Photos from Getty Images.

Monday, 11 August 2014

Flower Child

Angelo Frontoni took some of the most iconic pictures of Tina Aumont in his photoshot for being published in Palyboy magazine in July 1969 issue. These pics wete taken at Tina's home in Rome in 1968. At that time she was living with her partner musician and painter Frédéric Pardo, they were living in a Roman Villa.

 
 
 
 


 
 




















All ptotos are my scans except the first photo which comes from Vintage Erotica Forums. And photos 3 & 4 which come from: http://www.internetculturale.it/
- Photos 2, 21, 24, 26, 27, 36, 37: Playboy magazine, July 1969
- Photos 5, 34: Tempo magazine, 6th June 1970
- Photos 6 & 7: Playmen Italian edition, November 1970
- Photos 8, 14, 15: French Cine Revue, 15th January 1976
- Photos 9 & 10: Spanish Interviu, 14th July 1977
- Photos 11 & 12:  Japanese clipping, unknown date.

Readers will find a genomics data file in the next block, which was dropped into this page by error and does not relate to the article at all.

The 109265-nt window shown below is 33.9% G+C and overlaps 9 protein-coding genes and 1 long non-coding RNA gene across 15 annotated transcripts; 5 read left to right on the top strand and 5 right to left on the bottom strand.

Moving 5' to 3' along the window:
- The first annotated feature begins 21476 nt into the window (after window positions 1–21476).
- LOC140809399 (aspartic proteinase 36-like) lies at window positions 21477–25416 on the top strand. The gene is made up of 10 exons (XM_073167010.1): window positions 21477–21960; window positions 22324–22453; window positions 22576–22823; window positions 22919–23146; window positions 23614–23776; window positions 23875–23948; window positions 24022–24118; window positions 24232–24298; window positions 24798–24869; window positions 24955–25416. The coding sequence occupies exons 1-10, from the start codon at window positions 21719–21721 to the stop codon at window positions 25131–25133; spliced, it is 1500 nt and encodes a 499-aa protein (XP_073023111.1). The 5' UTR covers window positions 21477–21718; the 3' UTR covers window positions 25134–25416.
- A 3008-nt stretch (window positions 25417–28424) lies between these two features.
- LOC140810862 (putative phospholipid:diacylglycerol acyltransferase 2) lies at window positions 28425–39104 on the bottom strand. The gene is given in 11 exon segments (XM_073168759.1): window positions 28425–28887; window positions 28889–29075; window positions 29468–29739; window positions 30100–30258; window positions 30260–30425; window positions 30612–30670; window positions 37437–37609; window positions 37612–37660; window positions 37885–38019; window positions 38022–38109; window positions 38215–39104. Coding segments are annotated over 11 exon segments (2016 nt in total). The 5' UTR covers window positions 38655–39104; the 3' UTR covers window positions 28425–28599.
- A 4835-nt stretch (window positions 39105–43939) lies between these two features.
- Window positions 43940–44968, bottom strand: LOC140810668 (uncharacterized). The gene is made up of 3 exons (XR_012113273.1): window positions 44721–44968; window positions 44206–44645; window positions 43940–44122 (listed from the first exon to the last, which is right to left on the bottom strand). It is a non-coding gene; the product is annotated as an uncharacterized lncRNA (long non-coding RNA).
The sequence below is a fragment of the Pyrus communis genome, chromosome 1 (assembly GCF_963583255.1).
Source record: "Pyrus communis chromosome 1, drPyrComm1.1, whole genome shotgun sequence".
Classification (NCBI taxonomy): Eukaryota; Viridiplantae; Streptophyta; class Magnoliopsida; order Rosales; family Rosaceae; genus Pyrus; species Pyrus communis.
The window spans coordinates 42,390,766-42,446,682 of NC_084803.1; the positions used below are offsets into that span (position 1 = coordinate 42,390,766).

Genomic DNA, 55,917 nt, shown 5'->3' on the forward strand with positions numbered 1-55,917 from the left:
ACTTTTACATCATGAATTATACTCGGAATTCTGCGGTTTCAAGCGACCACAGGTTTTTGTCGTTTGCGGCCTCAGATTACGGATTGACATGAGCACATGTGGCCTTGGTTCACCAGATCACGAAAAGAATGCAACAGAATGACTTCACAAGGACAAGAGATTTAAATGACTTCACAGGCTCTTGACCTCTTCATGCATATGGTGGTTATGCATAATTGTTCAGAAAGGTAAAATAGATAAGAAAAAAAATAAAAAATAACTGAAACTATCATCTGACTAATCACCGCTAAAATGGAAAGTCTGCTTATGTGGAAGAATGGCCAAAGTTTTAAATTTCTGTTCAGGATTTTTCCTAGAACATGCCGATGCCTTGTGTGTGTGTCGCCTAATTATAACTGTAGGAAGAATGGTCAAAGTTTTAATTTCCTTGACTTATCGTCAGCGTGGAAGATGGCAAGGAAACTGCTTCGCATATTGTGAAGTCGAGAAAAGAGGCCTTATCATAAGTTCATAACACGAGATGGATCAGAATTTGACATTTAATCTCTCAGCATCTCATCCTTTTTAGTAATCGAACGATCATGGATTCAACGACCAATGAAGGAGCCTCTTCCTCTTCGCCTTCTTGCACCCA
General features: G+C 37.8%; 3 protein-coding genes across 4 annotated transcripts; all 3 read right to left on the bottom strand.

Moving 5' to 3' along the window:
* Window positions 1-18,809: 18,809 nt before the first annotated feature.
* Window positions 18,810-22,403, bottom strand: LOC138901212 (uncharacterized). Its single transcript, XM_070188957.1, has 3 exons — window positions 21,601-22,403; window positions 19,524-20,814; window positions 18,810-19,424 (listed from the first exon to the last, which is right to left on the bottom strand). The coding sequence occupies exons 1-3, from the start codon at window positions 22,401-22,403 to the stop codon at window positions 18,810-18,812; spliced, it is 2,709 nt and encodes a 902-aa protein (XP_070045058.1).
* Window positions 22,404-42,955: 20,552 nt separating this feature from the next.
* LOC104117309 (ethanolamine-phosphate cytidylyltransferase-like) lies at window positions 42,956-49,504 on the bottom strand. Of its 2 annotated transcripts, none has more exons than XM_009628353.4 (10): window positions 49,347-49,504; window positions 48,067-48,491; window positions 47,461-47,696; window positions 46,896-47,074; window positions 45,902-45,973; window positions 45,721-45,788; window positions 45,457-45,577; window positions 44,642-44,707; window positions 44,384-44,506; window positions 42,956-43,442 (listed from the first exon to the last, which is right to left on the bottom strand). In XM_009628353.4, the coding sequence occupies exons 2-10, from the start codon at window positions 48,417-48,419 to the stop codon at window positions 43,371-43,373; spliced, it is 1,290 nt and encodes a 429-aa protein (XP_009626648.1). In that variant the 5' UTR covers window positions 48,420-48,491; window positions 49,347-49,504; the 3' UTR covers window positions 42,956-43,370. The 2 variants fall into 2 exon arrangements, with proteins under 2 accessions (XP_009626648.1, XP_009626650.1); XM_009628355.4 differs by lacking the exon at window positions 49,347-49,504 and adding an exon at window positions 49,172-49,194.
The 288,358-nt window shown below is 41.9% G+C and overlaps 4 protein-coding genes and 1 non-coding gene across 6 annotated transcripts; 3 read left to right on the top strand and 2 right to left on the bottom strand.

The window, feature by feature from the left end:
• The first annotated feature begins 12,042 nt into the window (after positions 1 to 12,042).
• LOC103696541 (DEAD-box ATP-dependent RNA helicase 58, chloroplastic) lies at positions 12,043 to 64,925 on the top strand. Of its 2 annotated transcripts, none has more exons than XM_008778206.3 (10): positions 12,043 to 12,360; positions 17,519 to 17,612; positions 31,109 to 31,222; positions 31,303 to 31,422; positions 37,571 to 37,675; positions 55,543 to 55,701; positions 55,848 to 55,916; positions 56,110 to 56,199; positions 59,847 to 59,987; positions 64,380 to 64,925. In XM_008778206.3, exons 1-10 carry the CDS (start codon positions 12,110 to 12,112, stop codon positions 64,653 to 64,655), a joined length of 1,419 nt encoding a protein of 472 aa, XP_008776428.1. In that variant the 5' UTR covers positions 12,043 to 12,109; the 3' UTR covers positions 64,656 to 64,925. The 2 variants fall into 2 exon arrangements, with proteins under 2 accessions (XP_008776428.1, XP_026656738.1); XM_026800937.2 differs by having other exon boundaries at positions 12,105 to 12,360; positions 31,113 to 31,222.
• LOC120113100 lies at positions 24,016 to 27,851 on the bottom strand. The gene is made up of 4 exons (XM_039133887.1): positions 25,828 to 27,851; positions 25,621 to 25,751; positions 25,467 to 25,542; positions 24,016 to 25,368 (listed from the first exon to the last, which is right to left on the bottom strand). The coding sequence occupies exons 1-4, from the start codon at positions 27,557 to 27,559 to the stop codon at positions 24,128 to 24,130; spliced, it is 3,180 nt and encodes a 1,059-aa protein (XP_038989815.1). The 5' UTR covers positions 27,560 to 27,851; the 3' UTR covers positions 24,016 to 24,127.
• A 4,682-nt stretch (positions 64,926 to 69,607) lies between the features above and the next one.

- Photos 13, 30, 31: French Cine Revue, 18th November 1976
- Photos 16, 17, 23, 28, 29, 32, 33, 35, 38: German magazine Weltstars ohne Hüllen band 2, 1980
- Photo 18: American? magazine Celebrity Skin, Collector's edition, 1980 
- Photos 19, 20, 22: Angelo Frontoni's book Magic Woman, 1991
- Photo 25: Neue Revue Jllustrierte, 27th October 1968
- Photos 39 & 40: French Cine Revue, 10th May 1973

Some of these pics have been censored by me because the original ones contain nudity. If you want to see the full uncensored pics, please check Tina Aumont's tribute at facebook, thank you very much :)